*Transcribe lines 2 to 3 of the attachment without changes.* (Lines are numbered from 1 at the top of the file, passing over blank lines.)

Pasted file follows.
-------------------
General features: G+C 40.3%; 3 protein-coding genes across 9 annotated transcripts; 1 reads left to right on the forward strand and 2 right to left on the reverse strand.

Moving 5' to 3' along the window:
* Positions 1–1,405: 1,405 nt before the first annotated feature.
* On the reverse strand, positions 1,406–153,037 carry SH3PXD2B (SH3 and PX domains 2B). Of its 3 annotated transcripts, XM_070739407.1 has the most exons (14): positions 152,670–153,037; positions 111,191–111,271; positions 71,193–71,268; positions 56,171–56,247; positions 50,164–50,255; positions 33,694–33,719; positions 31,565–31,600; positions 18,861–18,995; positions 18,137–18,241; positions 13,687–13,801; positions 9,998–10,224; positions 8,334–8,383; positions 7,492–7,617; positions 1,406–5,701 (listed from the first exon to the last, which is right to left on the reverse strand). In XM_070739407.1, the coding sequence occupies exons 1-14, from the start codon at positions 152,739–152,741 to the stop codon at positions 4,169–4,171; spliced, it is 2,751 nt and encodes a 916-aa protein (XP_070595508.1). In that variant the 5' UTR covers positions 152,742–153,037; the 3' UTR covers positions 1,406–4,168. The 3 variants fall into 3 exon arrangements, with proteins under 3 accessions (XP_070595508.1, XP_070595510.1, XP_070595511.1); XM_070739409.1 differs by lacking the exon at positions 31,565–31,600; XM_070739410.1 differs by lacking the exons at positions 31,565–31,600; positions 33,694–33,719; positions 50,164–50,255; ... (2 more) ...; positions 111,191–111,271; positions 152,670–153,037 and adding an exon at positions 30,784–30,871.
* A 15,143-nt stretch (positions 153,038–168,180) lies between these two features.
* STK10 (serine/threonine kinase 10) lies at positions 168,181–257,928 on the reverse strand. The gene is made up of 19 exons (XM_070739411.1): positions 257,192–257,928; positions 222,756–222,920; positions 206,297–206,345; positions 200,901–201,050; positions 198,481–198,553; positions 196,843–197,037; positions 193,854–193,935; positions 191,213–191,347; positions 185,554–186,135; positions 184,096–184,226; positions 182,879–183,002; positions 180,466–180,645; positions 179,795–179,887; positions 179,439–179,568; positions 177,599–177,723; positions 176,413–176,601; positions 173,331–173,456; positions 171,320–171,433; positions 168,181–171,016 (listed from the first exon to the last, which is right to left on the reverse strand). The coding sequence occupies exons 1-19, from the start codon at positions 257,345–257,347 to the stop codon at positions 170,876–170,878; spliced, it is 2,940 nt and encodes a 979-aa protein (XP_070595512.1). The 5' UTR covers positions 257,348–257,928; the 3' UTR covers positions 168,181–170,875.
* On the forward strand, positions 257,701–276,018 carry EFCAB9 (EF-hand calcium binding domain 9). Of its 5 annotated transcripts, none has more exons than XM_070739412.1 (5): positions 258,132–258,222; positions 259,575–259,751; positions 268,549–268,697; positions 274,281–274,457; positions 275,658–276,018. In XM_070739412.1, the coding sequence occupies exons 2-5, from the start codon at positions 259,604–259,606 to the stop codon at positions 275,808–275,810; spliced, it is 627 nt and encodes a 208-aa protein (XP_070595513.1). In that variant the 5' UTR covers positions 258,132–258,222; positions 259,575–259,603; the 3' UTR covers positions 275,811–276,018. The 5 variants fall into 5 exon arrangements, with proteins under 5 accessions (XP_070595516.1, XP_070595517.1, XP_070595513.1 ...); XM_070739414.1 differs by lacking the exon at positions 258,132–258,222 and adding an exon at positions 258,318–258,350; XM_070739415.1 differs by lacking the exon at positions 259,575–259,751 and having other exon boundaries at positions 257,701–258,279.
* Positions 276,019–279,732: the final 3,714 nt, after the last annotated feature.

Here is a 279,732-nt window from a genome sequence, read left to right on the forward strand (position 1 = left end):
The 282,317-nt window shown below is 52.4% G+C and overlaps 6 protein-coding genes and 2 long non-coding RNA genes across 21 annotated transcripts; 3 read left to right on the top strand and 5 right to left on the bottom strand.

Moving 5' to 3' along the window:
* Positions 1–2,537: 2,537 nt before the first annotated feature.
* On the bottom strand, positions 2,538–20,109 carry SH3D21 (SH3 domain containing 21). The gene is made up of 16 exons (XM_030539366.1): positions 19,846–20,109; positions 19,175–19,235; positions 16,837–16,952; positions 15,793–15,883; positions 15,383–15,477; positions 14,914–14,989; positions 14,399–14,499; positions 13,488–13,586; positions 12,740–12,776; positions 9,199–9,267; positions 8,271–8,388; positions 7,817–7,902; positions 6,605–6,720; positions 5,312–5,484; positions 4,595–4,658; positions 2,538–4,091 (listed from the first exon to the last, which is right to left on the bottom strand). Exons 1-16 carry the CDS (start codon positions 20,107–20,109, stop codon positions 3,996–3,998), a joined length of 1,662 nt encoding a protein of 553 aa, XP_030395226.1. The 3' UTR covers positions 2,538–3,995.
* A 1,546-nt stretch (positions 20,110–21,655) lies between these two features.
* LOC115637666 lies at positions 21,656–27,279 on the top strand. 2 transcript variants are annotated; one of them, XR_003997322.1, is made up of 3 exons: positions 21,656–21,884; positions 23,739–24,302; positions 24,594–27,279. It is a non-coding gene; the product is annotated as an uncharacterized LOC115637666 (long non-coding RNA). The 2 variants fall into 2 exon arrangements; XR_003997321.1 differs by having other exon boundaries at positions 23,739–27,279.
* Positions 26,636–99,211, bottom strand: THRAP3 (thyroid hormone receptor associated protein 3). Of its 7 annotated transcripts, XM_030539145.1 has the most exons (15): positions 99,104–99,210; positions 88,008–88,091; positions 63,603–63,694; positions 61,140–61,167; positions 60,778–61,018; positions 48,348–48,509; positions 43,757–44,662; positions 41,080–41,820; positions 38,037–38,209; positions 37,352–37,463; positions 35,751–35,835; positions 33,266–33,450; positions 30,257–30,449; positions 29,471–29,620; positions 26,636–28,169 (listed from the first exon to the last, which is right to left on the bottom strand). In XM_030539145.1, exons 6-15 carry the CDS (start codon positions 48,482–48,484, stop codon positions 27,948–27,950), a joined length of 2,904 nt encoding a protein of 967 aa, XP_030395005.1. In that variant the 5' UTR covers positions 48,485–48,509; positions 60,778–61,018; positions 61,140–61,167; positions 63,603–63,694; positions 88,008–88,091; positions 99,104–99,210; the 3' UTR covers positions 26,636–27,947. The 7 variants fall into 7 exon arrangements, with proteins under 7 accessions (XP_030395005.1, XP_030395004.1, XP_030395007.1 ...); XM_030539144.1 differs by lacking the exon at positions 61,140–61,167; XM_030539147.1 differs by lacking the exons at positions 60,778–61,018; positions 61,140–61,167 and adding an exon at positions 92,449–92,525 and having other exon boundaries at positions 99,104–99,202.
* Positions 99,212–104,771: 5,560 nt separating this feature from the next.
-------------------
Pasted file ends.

Moving 5' to 3' along the window:
* Positions 1–1,405: 1,405 nt before the first annotated feature.